Organisational Psychology Research Group
The Organisational Psychology Group (OPG) members
The Organisational Psychology Group is focused on producing high impact research that is rated as internationally excellent or world leading. The group benefits from expertise in the following applied areas: employee selection and assessment; diversity in the workplace, including gender equality; employee well-being and resilience; individual differences; mindfulness-based interventions in workplace settings and the promotion of pro-environmental behaviour at work. As well as producing research in these areas, the group delivers a highly successful and long-standing MSc in Organisational Psychology which attracts some of the best applicants from within the UK and from overseas. Graduates of this course have gained employment as organisational consultants and researchers and operate in a variety of sectors. Reflecting the research profile of the group, several recent graduates from the MSc course have received prizes for research excellence from the British Psychological Society (BPS). For further details of the course please see MSc in Organisation Psychology.
Recent achievements and news
Members of the Organisational Psychology Group have recently published books, numerous research articles and high profile reports that have influenced government stakeholders and policy-makers. For example, Dr Lara Zibarras and her colleagues have produced a new core text for students working in the area of occupational/organisational psychology:
Lewis, R. & Zibarras, L.D. (2013). Occupational and Organisational Psychology: Integrating Theory and Practice. London: Sage Publications.
Meanwhile, Dr Paul Flaxman has co-authored a book-length manual that describes the use of a mindfulness-based behaviour therapy for improving mental health in workplace settings:
Flaxman, P.E., Bond, F.W. & Livheim, F. (2013). The mindful and effective employee: An acceptance and commitment therapy training manual for improving well-being and performance. Oakland, CA: New Harbinger.
Sealy, R., Turner, C. & Vinnicombe, S. (2013). Women on Boards: Benchmarking adoption of the 2012 Corporate Governance Code in FTSE 350. Cranfield School of Management, UK.
Sealy, R. & Vinnicombe, S. (2013). The Female FTSE Board Report 2013: False dawn of progress for women on corporate boards? Cranfield School of Management, UK.
Further details on OPG members
Dr Lara Zibarras conducts research that falls into two broad areas: 1) employee selection and assessment; and 2) sustainability in the workplace. She has recently completed a research programme focusing on high stakes selection and assessment (2011-13), which explored a number of different methods (e.g. situational judgement tests) and theoretical concepts (e.g. fairness and political validity). Dr Zibarras is also building a research profile in the area of pro-environmental behaviour at work. She has directed research funded by the Richard Benjamin Trust to examine the role of psychological theories in explaining why employees engage (or don't engage) in pro-environmental workplace behaviours (2011-12). This year (2013) she secured funding to develop a psychometric measure to explore the attitudes and social norms underlying 'green' behaviour.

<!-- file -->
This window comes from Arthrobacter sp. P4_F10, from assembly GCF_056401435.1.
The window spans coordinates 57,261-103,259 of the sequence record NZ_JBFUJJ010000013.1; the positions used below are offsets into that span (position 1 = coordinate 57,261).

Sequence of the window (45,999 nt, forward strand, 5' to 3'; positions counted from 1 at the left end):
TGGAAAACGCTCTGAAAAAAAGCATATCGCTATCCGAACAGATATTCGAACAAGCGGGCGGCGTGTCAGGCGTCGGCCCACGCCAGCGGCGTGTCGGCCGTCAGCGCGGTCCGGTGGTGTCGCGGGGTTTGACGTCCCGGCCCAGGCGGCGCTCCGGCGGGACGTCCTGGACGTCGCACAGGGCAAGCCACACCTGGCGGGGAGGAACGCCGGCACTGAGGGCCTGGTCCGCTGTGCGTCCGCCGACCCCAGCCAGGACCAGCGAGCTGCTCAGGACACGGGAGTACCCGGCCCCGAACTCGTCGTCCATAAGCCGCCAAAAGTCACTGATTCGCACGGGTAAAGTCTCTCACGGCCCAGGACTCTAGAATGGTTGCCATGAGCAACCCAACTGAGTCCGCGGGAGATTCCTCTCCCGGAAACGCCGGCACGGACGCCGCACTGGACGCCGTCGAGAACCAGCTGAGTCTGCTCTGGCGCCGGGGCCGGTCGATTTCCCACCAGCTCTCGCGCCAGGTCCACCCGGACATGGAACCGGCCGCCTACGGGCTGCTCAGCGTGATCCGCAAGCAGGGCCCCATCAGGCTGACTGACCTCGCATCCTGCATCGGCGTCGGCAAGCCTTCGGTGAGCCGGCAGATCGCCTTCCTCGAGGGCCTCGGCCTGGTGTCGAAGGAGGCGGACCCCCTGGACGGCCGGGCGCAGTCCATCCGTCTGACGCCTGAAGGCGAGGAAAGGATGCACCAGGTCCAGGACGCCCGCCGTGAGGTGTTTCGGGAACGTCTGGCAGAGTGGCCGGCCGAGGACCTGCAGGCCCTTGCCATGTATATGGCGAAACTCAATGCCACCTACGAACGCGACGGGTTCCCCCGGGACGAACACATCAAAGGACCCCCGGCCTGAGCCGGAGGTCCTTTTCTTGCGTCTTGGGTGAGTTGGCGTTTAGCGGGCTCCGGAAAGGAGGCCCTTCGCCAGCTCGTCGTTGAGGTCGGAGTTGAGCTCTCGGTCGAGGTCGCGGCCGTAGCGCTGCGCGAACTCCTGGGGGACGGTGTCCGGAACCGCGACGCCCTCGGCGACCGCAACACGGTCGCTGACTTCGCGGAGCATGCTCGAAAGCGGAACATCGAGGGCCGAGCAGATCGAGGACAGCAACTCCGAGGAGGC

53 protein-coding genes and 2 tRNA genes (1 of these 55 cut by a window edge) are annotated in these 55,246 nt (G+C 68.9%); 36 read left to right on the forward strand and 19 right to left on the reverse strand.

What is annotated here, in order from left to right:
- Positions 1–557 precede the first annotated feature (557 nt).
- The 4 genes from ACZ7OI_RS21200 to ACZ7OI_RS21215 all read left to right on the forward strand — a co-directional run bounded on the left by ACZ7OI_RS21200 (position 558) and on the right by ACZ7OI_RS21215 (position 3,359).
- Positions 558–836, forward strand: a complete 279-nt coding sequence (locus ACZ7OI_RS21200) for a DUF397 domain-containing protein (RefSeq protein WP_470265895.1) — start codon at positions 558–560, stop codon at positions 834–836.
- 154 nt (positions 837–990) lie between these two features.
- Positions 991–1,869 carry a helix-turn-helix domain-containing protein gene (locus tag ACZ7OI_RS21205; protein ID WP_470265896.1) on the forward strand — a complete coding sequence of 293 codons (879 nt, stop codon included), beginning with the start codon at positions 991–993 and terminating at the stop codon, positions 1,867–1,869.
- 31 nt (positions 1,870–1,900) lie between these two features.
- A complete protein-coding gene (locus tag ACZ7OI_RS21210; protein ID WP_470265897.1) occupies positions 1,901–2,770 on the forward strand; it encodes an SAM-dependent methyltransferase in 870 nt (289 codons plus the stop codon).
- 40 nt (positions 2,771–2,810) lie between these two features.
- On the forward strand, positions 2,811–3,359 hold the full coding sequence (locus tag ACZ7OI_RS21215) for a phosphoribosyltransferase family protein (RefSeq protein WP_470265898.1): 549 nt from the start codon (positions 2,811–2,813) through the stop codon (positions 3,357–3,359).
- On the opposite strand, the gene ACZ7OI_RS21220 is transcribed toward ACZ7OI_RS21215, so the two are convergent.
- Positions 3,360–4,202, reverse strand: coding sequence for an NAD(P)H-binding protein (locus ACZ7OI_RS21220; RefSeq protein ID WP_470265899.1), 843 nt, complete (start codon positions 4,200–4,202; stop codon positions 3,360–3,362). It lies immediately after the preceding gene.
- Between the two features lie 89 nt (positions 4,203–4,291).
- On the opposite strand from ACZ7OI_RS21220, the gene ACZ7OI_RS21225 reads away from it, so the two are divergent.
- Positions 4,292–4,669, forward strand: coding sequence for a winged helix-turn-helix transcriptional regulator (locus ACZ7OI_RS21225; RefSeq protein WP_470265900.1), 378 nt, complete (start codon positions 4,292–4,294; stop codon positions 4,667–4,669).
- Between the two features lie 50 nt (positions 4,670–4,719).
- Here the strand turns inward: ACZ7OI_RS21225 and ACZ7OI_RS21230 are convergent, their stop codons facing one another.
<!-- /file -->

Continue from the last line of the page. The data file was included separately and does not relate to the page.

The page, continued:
Dr Paul Flaxman conducts research in two broad areas: 1) exploring predictors of employees' ability to recover from work during their leisure time; and 2) implementation and evaluation of mindfulness-based interventions in workplace settings. Paul and his research collaborators are exploring predictors and the impact of worrying and ruminating about work during non-work time. Paul has also conducted a number of research trials that have established the effectiveness of workplace interventions based on the latest development in cognitive-behavioural therapy. Paul's recent research has been supported by consecutive grants awarded by Guy's and St. Thomas' Charitable Trust. Paul maintains close collaborations with several NHS trusts and a local branch of Mind (the mental health charity).
Having working as an organisational consultant for many years, Antonio Pangallo recently returned to take up a research and teaching position within the Organisational Psychology Group. Antonio's research focuses on the emerging construct of employee resilience. He is in the process of developing and analysing a new psychometric instrument that is being used to assess predictors and consequences of psychological resilience in emotionally demanding occupations, such as palliative care. Antonio also recently conducted a comprehensive methodological review of resilience measures. Alongside this research, Antonio continues to work as a senior consultant to numerous organisations and shares his extensive field experience with students enrolled on City's MSc in Organisational Psychology.
The Organisational Psychology Group is supported by two full-time PhD researchers (both funded by University bursaries). Sonja Carmichael is examining predictors of worrying and ruminating about work during evenings, weekends and vacations. Lucie Zernerova is conducting research into the impact of mindfulness and mindfulness-based interventions on employees' well-being and behavioural effectiveness.
Ross McIntosh, Damian Mullins and Jaimie Persson are research associates working with Paul Flaxman, primarily on a research project funded by the British Academy which is exploring wellbeing and work recovery in teachers. As part of the research they are designing and delivering interventions based upon Acceptance & Commitment Therapy. These interventions are designed to build personal resilience. They are also conducting qualitative research interviews to explore the impact of the training.